Wada wanted everything to relate to the allure around successfully raising cattle. He believed that cattle represented the involvement of all of the core elements of Harvest Moon. Echoing the themes of care, planning, and attachment a farmer would get form really working on a farm.

Back in early alpha when the graphics engine was developed the farm wasn’t much. It consisted of just a small plot of land, populated by a few rocks, tree limbs, and had a farmer that had 30% of the moving animations completed. They wanted to test the basic clearing mechanic of managing your land, the core aspect of Harvest Moon’s gameplay, to see if it would be fun. Luckily It was! It was fun and satisfying to see the land, which starts off pretty overgrown, progress to being clean and maintained by the player.

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But as they put more of the pieces together however, they were shocked to discover that the different elements weren’t cohesive. The prototype had turned from fun and satisfying, to tedious and boring.

In an effort to fix this, not unlike a failed recipe, they kept adding new things to the mix hoping to stumble over the one idea that could make the dish taste better. The more they added however, the more sour the game began to become. Gameplay slowed to a crawl from horrid frame rate drops from all the on screen assets and it made it almost impossible to play.

The months spent adding material to the game had to be scaled back, reverted to an earlier build. The art style had to be downgraded as well. It was a definite blow to the development team–after months of work, adding new things, and chasing new ideas, what they were left with was a version akin to the alpha prototype they built to test the clearing mechanic. The last place you want to be during development. There was hope that this would be the last of the setbacks, but the ultimate blow was waiting just ahead, like a tiger in the bushes; The studio went bankrupt.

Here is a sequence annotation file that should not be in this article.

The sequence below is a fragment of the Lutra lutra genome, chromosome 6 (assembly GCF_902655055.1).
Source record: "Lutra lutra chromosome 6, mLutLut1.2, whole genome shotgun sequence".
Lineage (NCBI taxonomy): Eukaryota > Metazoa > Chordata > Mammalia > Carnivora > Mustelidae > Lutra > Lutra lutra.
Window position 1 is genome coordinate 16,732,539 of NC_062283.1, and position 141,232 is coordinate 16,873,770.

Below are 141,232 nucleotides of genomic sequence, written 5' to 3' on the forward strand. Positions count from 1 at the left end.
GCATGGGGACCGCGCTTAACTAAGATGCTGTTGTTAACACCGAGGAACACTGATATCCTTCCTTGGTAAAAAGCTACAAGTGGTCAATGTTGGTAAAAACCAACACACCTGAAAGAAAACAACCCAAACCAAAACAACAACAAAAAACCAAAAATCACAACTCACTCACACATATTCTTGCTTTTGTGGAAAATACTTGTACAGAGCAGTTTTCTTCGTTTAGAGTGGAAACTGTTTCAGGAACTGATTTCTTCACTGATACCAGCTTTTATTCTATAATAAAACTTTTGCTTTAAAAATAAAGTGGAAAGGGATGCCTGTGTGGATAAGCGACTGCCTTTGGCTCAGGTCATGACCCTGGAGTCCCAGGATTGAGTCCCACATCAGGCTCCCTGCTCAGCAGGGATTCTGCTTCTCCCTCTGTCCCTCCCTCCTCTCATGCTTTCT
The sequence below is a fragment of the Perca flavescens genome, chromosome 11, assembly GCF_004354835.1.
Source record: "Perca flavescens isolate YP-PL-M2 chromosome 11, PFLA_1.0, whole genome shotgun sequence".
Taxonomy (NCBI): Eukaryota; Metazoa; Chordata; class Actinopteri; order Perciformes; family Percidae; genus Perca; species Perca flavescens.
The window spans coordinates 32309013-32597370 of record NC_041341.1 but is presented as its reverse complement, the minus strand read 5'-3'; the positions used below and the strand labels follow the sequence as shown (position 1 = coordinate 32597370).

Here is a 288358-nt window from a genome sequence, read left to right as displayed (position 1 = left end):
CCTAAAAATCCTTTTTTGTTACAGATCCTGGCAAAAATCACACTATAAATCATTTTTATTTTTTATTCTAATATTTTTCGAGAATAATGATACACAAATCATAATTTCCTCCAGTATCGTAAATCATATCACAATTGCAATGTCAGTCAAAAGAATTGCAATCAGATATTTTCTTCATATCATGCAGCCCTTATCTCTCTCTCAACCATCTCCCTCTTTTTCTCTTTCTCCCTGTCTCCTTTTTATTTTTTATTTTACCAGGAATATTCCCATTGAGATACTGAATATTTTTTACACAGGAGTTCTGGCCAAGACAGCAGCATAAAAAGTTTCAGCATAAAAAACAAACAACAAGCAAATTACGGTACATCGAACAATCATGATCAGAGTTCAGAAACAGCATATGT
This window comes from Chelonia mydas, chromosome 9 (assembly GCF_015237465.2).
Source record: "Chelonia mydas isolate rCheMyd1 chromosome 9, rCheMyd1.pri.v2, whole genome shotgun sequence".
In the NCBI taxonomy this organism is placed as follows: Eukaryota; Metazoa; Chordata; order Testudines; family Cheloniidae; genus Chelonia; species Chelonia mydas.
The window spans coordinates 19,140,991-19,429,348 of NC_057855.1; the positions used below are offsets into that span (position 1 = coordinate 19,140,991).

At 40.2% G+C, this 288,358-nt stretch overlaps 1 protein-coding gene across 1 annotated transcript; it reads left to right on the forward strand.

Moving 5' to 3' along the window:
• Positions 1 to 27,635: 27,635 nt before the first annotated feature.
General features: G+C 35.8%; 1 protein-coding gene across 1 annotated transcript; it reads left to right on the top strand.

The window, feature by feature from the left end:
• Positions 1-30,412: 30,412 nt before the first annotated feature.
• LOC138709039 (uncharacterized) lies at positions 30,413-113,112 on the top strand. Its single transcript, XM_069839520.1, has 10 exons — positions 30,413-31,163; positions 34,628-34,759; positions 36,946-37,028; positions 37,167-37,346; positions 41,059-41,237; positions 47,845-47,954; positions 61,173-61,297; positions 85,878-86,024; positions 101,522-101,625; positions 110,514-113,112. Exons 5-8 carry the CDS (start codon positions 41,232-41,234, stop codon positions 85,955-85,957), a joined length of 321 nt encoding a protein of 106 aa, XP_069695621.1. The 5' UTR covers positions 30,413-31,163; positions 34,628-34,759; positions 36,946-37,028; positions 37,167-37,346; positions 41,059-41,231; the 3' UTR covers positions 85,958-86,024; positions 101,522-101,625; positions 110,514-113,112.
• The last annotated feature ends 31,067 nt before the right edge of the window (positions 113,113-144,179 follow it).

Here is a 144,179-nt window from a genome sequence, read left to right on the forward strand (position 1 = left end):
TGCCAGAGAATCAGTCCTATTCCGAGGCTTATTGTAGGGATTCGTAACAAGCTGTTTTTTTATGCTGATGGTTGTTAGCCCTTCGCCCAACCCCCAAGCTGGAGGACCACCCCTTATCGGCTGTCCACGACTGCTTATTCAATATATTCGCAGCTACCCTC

It was estimated that Wada’s team had 80% of Bokujo’s assets complete, but no overall game to put them in yet. A company called Victor Entertainment stepped in and purchased the bankrupt studio, merging it with their game development division, Victor Interactive Software, but the financial stability of Wada’s project was still in jeopardy. They were already depressed from having to revert the game’s state, but the studio going bankrupt really pushed Wada into a spiral. He was ready to pull the plug and call it quits on his dream.

Wada and his two friends, Setsuko Miyakoshi and Tomomi Yamatate, convinced him to keep the project going and suggested he reach out to their new owners, Victor Entertainment for financial support.

He would once again have to pitch the validity of his farming simulator to higher ups. Bokujo’s fate was in the hands of people Wada didn’t even know.

They must have seen something worthwhile in what he was making though, because they greenlit the project. Then Victor Entertainment gave them a fraction of their old budget, barely enough money in the coffers to last a year.To say that three team studio experienced a massive crunch is an understatement. In order to get Bokujo back on track they had a lot of work to do.

Yamatate, the programmer, threw out the old code from the previous build and started from scratch. Miyakoshi worked on the script, character dialogue and helped with general planning. Wada stayed on the concept/planning side of things, organizing the game as they moved along at break-neck pace, day in and day out.

Then after 6 months of living, eating, and sleeping in the office, Wada’s dream was finally finished. The farming simulator, Bokujo, was ready to meet the world.

Sales were going to be difficult though, not only because it was unknown but also because of the timing of its release: August 1996. For reference, the N64 premiered in Japan two months earlier. With a new system already out in the market, expectations for Super Famicom titles were low–everyone had already moved on.